Greece and the Eurogroup agreed on Friday a deal to extend the country’s loan agreement for another four months, pending on lenders approving reform proposals due to be submitted by the Greek side on Monday.
The terms of the agreement reached after many hours of talks in Brussels Friday means that the country’s lenders – the European Central Bank, the European Commission and the International Monetary Fund – must approve the reforms proposed by Greece on Monday.
“The Greek authorities will present a first list of reform measures, based on the current arrangement, by the end of Monday, February 23,” the statement said. “The institutions will provide a first view whether this is sufficiently comprehensive to be a valid starting point for a successful conclusion of the review. This list will be further specified and then agreed with the institutions by the end of April.”
Greece has yet to receive 7.2 billion euros in bailout installments that the previous government failed to secure. But the country’s creditors will only disburse these funds once the implementation of the measures has taken place by the end of April.
“Only approval of the conclusion of the review of the extended arrangement by the institutions in turn will allow for any disbursement of the outstanding tranche of the current EFSF program and the transfer of the 2014 SMP profits,“ said the statement.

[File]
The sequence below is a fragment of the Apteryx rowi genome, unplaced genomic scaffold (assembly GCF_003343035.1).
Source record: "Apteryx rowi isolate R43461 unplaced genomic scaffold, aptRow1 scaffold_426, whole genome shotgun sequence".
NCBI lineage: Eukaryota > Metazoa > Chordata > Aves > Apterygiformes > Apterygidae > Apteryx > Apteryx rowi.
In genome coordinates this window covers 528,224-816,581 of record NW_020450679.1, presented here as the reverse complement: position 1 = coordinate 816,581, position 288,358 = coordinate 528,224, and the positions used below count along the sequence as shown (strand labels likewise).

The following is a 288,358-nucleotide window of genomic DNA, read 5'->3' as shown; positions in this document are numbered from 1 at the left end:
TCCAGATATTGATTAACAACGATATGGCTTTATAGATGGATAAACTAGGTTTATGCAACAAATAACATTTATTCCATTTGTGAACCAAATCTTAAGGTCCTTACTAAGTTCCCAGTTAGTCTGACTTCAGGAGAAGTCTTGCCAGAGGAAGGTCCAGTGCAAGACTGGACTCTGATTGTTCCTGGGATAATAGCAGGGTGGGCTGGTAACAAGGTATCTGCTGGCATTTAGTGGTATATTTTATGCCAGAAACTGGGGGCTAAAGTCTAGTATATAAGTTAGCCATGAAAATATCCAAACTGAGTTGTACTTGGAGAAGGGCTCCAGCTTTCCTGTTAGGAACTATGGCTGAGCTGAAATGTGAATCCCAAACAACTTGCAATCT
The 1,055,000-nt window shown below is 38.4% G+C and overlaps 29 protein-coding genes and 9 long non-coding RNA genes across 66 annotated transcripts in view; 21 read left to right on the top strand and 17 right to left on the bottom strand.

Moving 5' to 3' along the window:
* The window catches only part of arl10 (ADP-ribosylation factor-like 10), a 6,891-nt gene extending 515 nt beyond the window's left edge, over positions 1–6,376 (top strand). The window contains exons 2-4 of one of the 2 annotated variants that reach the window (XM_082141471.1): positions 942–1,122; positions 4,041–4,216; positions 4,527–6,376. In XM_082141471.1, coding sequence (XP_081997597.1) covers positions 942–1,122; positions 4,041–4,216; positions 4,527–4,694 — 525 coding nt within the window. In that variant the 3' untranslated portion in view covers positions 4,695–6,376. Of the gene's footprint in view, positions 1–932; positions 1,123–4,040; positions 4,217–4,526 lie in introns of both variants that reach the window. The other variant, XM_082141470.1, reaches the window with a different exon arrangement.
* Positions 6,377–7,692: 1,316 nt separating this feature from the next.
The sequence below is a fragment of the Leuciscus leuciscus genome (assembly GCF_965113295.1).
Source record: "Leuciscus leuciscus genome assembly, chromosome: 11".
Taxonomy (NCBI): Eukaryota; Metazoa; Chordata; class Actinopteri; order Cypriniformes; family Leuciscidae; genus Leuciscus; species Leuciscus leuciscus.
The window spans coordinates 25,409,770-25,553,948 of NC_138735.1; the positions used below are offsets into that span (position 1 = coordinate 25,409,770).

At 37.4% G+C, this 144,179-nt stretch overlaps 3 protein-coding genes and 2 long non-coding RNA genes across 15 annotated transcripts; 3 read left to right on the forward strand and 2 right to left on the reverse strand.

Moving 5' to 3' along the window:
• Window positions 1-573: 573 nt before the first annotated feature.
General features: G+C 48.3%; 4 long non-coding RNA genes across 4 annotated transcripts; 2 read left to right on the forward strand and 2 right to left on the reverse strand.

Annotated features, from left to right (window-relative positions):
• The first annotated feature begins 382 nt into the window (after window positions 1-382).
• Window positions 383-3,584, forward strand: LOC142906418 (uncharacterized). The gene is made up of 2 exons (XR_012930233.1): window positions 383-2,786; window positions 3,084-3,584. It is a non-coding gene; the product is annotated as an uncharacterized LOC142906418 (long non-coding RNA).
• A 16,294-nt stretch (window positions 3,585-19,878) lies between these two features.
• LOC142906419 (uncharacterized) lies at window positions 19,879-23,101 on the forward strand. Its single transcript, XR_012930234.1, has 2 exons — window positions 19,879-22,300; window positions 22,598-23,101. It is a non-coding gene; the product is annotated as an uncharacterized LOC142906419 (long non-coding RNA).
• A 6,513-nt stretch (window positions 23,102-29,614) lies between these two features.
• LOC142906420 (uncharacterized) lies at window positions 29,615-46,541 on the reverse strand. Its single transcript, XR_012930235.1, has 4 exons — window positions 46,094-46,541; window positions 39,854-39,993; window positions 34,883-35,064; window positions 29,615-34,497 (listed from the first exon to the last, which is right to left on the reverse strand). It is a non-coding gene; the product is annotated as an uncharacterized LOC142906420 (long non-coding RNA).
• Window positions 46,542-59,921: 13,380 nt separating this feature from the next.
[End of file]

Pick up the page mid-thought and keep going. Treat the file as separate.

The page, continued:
Greek Finance Minister Yanis Varoufakis stressed the importance of Greece being able to submit its own reforms and vowed to “work night and day between now and Monday” to produce a “fresh list of reforms.”
“The Greek authorities have expressed their strong commitment to a broader and deeper structural reform process aimed at durably improving growth and employment prospects, ensuring stability and resilience of the financial sector and enhancing social fairness,” said the Eurogroup statement.
“The authorities commit to implementing long overdue reforms to tackle corruption and tax evasion, and improving the efficiency of the public sector. In this context, the Greek authorities undertake to make best use of the continued provision of technical assistance.”
In the meantime, though, some 11 billion euros left in Greece’s bank recapitalization fund, the HFSF, will return to the European Financial Stability Facility (EFSF) but will be available for use should banks require it.
Eurogroup President Jeroen Dijsselbloem said the HFSF funds would be returned to ensure they are not used for public spending. “Tonight was a first step in this process of rebuilding trust,” said the Dutchman.
As part of the agreement, Athens has committed to not implementing any measures that would affect fiscal targets, without first reaching an agreement with lenders.
“The Greek authorities commit to refrain from any rollback of measures and unilateral changes to the policies and structural reforms that would negatively impact fiscal targets, economic recovery or financial stability, as assessed by the institutions,” said the statement.